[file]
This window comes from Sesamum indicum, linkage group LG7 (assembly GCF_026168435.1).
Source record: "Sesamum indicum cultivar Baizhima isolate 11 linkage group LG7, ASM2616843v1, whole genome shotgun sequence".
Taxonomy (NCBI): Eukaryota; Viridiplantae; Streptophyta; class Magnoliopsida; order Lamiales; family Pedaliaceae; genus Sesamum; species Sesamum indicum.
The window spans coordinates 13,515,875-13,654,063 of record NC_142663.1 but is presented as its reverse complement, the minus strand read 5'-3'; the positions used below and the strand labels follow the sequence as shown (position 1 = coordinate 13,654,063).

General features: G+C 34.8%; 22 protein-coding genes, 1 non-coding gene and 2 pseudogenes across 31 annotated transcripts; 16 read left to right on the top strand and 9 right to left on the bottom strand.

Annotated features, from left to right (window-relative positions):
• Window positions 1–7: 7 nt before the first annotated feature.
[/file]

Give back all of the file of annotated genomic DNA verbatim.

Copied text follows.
This window comes from Sesamum indicum, linkage group LG7 (assembly GCF_026168435.1).
Source record: "Sesamum indicum cultivar Baizhima isolate 11 linkage group LG7, ASM2616843v1, whole genome shotgun sequence".
Taxonomy (NCBI): Eukaryota; Viridiplantae; Streptophyta; class Magnoliopsida; order Lamiales; family Pedaliaceae; genus Sesamum; species Sesamum indicum.
The window spans coordinates 13,515,875-13,654,063 of record NC_142663.1 but is presented as its reverse complement, the minus strand read 5'-3'; the positions used below and the strand labels follow the sequence as shown (position 1 = coordinate 13,654,063).

General features: G+C 34.8%; 22 protein-coding genes, 1 non-coding gene and 2 pseudogenes across 31 annotated transcripts; 16 read left to right on the top strand and 9 right to left on the bottom strand.

Annotated features, from left to right (window-relative positions):
• Window positions 1–7: 7 nt before the first annotated feature.